Can a Business Owner Benefit from a Chapter 13 Bankruptcy?
A business entity cannot file for Chapter 13 bankruptcy protection. However, this option might be appropriate if you are a sole proprietor and are worried about losing property.
At Nowack & Olson, our Plantation bankruptcy lawyers have helped many small business owners analyze their bankruptcy options. In some cases, a Chapter 7 liquidation is not appropriate, so we will also consider whether you should pursue a Chapter 13. Please contact a South Florida bankruptcy lawyer today to review.
A sole proprietor is someone who runs their business using their name and (most often) their Social Security Number. There is no legal distinction between you as an individual and your business. Business assets are held in your own name, and you are also personally responsible for your business debts. Someone who is a freelance writer, for example, is a sole proprietor.
Not all small businesses are sole proprietors. You might be organized as an S Corp, a limited liability company (LLC), or as a partnership. People who are not sole proprietors should consider a Chapter 11 bankruptcy as an alternative to Chapter 7. This article is addressed only to those who are organized as sole proprietors.
Non-Exempt Business Assets
A Chapter 7 liquidation has a huge drawback for sole proprietors—you could lose assets. For example, you might have a car, investments, and even a vacation property. Unless you can exempt these assets, the trustee can sell them in a Chapter 7. Even if all you want to do is eliminate business debt, you could still lose your personal assets because there is no legal distinction between you and your business as a sole proprietor.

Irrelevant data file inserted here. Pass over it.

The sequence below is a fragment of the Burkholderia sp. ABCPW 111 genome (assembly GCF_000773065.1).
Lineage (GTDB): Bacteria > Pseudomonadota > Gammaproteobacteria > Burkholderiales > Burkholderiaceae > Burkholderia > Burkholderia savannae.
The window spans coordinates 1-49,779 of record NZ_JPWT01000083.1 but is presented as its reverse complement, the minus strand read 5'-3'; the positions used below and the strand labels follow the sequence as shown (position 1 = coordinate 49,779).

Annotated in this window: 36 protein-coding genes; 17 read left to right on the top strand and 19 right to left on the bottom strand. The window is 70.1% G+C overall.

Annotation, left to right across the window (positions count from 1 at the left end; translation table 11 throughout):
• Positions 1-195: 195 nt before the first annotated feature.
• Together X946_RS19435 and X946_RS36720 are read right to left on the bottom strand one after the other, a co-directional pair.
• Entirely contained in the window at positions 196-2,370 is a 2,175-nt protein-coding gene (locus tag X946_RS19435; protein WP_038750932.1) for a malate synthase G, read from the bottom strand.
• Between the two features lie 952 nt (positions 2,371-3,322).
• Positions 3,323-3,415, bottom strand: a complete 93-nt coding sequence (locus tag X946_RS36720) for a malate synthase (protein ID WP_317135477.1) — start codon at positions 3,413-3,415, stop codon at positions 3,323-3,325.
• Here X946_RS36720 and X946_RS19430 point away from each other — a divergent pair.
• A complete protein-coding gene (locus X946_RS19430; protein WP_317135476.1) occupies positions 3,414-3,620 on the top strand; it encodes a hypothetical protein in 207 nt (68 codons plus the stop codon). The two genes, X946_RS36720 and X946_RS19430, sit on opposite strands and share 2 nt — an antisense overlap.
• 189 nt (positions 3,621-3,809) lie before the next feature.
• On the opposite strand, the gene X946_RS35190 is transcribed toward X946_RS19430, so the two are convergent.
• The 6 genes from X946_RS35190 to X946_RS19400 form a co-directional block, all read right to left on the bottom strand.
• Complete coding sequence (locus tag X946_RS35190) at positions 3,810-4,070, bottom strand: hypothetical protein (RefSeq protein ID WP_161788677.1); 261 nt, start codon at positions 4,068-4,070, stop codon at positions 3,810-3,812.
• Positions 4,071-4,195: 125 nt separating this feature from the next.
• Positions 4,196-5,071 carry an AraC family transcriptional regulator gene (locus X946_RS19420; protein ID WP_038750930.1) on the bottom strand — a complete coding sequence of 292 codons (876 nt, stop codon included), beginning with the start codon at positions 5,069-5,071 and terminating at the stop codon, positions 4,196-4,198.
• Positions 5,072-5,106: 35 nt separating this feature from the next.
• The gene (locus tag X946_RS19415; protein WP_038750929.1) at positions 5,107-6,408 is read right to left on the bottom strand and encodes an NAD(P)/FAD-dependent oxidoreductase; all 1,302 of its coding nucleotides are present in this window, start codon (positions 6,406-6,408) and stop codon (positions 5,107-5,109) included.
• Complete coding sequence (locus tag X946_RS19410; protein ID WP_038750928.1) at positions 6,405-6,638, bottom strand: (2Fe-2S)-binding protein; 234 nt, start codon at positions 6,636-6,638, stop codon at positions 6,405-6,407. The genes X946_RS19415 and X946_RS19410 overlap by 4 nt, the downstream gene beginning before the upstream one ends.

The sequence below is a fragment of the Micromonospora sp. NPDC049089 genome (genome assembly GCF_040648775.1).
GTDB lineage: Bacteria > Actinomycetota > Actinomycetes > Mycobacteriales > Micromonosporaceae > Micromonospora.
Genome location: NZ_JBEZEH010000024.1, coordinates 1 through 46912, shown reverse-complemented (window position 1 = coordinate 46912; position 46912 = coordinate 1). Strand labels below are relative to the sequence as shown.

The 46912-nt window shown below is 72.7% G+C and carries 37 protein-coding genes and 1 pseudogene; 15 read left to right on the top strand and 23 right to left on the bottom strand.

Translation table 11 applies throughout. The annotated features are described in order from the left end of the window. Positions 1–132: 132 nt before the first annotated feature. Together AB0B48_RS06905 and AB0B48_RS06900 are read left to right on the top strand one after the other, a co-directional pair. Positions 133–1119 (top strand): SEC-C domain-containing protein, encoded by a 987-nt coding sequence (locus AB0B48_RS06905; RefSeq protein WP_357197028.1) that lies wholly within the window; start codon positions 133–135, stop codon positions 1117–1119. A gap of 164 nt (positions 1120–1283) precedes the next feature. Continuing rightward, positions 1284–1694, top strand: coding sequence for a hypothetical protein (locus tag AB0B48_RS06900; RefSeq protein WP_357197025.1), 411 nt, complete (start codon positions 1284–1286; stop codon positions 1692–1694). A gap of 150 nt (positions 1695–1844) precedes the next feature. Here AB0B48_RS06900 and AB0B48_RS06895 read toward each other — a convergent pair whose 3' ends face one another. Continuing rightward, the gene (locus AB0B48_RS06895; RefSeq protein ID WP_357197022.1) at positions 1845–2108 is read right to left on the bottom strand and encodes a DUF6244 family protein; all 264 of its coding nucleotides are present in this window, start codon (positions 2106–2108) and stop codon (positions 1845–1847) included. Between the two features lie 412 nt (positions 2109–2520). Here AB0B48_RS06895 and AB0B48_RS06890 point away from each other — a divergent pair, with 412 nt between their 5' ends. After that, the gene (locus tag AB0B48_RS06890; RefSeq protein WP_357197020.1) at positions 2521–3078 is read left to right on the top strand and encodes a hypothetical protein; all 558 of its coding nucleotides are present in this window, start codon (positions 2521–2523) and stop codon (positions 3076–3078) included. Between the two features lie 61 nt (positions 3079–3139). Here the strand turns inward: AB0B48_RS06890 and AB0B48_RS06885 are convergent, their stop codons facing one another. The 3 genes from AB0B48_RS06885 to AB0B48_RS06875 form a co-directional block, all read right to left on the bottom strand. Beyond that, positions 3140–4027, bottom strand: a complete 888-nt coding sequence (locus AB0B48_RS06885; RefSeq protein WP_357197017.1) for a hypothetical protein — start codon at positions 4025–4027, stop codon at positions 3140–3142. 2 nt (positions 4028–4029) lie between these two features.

A Chapter 13 offers help here. You do not lose any non-exempt property in a Chapter 13. Instead, you pay your disposable income to your creditors over 3-5 years and keep all your property. You might have bought a food truck or supplies for your business which you could lose in a Chapter 7 liquidation. Filing for Chapter 13 protection might be the better bet.
Of course, there are drawbacks to Chapter 13. The main one is the duration. Three to five years is a long time, and your case can be dismissed if you do not stick to the plan.
Chapter 13 allows debtors to reduce the amount of principal they owe on certain secured loans. For example, you might owe $14,000 on a car that is now worth only $10,000. With a “cramdown,” you can reduce the amount you owe to the value of the collateral. Because there is no distinction between your personal debts and business debts, sole proprietors can use the cramdown to reduce the amount owed on even non-business assets.
A cramdown is not available for your mortgage, but you might use it for other property, like investment properties. Talk with an attorney about whether this is something you can take advantage of.
We Have Helped Countless Businesses Clear Debt
At our firm, we help more than individual consumers. We can also handle your business bankruptcy. Contact us today, 888-813-4737, to learn more.